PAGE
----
I am a computational chemist who is moving into, what I understand is, condensed matter physics. I have started reading Blaizot and Ripka "Quantum Theory of Finite Systems" and I am having trouble with their problems.

They define two particles which I believe are called Majorana Fermions. If there are n fermion creation and annihilation operators $a^{\dagger}_{j}$ and $a_{j}$ then the Majorana Fermions are $\gamma_{j} = a_{j} + a^{\dagger}_{j}$ and $\gamma_{n+j} = (a_{j} - a^{\dagger}_{j})/i$.

They ask to show that the product of these operators $\gamma_{o} = \Pi_{j=1}^{2n}\gamma_{j} = \exp[i\pi\hat{N}]$ where $\hat{N} = \sum_{j}a^{\dagger}_{j}a_{j}$.

If we assume that there is a single fermion, n=1, I'm already troubled by the relationship since $\gamma_{2}$ is imaginary but $\exp[i \pi N]$ will alternate between -1 and 1 depending on the number of fermions. If we have a single fermion $\gamma_{1} \gamma_{2}$ is imaginary even though $\exp[i \pi]$ is real.

When I multiply out the expression I get $\gamma_{1} \gamma_{2} = i(1 - 2a^{\dagger}_{1}a_{1})$.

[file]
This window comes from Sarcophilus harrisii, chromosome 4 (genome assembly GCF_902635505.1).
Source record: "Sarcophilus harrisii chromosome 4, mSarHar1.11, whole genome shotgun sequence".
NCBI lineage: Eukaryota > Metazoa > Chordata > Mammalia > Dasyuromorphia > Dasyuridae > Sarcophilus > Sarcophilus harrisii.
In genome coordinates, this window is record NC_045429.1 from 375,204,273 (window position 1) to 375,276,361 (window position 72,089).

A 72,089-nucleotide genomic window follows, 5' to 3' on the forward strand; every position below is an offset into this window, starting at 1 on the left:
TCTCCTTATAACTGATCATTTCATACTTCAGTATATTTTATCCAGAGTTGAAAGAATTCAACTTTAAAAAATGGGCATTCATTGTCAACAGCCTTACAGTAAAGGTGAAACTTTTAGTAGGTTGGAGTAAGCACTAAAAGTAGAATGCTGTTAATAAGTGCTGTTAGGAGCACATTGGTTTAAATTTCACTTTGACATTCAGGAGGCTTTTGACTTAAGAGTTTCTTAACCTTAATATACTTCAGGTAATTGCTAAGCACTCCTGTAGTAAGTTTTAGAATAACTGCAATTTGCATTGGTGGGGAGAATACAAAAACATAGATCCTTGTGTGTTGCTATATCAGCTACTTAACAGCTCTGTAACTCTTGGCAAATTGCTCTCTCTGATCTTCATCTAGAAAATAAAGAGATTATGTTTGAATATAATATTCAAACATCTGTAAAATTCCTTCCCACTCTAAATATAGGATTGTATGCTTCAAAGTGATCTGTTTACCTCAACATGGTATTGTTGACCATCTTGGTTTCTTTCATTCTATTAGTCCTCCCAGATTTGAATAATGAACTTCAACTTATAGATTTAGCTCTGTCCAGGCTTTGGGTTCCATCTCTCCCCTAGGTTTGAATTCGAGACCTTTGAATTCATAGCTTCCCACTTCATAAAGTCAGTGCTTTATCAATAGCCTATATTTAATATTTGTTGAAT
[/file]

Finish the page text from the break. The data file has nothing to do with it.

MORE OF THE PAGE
Thank you for any information on this or any recommendations other than Blaizot and Ripka that might help me figure this out.


1 Answer 1


If you consider the idempotency of the number operator you should just be able to use the Maclaurin series of e to connect the two. So here are the relevant equations

$\hat{N} = c^{\dagger}c$ and $\hat{N}\hat{N} = \hat{N}$ and $\exp[i\pi\hat{N}] = \sum_{n=0}^{\infty}\frac{(i\pi\hat{N})^{n}}{n!}$

This leads to the result $\exp[i\pi \hat{N}] = 1 + \left [\sum_{n=1}^{\infty}\frac{(i\pi)^{n}}{n!} \right ]\hat{N}$.

Do a quick check on the summation to show that $\exp[i\pi \hat{N}] = 1 -2\hat{N}$ which is relationship you found.

  • $\begingroup$ Thank you. After reading through your explanation I looked back at the book. There is still the factor of $i$ to account for though. Is it possible there is an error in the book? Should it read $-i \gamma_{o} = \exp[i \pi \hat{N}]$? $\endgroup$ Jan 31, 2018 at 16:17

Your Answer

By clicking “Post Your Answer”, you agree to our terms of service and acknowledge you have read our privacy policy.

Not the answer you're looking for? Browse other questions tagged or ask your own question.